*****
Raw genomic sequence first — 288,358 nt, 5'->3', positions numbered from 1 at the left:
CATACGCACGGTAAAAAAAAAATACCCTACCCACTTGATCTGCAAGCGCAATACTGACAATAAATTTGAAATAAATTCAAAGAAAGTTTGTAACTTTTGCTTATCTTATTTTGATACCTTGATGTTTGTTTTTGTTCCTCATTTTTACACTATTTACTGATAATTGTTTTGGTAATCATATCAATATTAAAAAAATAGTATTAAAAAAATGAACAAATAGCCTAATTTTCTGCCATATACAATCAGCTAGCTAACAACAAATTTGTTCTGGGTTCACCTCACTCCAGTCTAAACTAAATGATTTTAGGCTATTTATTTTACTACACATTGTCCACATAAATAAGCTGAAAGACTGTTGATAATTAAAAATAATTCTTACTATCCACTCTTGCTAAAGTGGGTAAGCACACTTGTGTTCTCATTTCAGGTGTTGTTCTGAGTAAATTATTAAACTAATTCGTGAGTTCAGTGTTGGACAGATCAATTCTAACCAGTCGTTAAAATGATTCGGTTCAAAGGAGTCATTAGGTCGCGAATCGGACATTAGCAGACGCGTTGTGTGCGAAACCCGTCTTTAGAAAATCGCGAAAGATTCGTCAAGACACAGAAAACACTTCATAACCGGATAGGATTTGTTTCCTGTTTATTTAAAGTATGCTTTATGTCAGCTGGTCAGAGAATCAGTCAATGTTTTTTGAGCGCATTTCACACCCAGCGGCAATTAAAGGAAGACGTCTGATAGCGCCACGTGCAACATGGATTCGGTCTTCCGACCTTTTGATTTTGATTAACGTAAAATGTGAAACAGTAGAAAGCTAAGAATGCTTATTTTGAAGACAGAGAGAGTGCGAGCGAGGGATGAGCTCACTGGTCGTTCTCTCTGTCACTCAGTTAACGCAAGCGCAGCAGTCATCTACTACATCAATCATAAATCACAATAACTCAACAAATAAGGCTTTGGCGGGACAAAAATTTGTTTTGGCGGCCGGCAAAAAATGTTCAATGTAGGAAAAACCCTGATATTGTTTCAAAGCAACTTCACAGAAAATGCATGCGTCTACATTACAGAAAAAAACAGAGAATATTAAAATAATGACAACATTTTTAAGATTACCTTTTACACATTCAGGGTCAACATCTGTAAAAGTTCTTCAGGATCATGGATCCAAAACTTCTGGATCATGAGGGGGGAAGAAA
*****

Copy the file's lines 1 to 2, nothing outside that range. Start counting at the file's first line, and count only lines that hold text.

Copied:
Raw genomic sequence first — 288,358 nt, 5'->3', positions numbered from 1 at the left:
CATACGCACGGTAAAAAAAAAATACCCTACCCACTTGATCTGCAAGCGCAATACTGACAATAAATTTGAAATAAATTCAAAGAAAGTTTGTAACTTTTGCTTATCTTATTTTGATACCTTGATGTTTGTTTTTGTTCCTCATTTTTACACTATTTACTGATAATTGTTTTGGTAATCATATCAATATTAAAAAAATAGTATTAAAAAAATGAACAAATAGCCTAATTTTCTGCCATATACAATCAGCTAGCTAACAACAAATTTGTTCTGGGTTCACCTCACTCCAGTCTAAACTAAATGATTTTAGGCTATTTATTTTACTACACATTGTCCACATAAATAAGCTGAAAGACTGTTGATAATTAAAAATAATTCTTACTATCCACTCTTGCTAAAGTGGGTAAGCACACTTGTGTTCTCATTTCAGGTGTTGTTCTGAGTAAATTATTAAACTAATTCGTGAGTTCAGTGTTGGACAGATCAATTCTAACCAGTCGTTAAAATGATTCGGTTCAAAGGAGTCATTAGGTCGCGAATCGGACATTAGCAGACGCGTTGTGTGCGAAACCCGTCTTTAGAAAATCGCGAAAGATTCGTCAAGACACAGAAAACACTTCATAACCGGATAGGATTTGTTTCCTGTTTATTTAAAGTATGCTTTATGTCAGCTGGTCAGAGAATCAGTCAATGTTTTTTGAGCGCATTTCACACCCAGCGGCAATTAAAGGAAGACGTCTGATAGCGCCACGTGCAACATGGATTCGGTCTTCCGACCTTTTGATTTTGATTAACGTAAAATGTGAAACAGTAGAAAGCTAAGAATGCTTATTTTGAAGACAGAGAGAGTGCGAGCGAGGGATGAGCTCACTGGTCGTTCTCTCTGTCACTCAGTTAACGCAAGCGCAGCAGTCATCTACTACATCAATCATAAATCACAATAACTCAACAAATAAGGCTTTGGCGGGACAAAAATTTGTTTTGGCGGCCGGCAAAAAATGTTCAATGTAGGAAAAACCCTGATATTGTTTCAAAGCAACTTCACAGAAAATGCATGCGTCTACATTACAGAAAAAAACAGAGAATATTAAAATAATGACAACATTTTTAAGATTACCTTTTACACATTCAGGGTCAACATCTGTAAAAGTTCTTCAGGATCATGGATCCAAAACTTCTGGATCATGAGGGGGGAAGAAA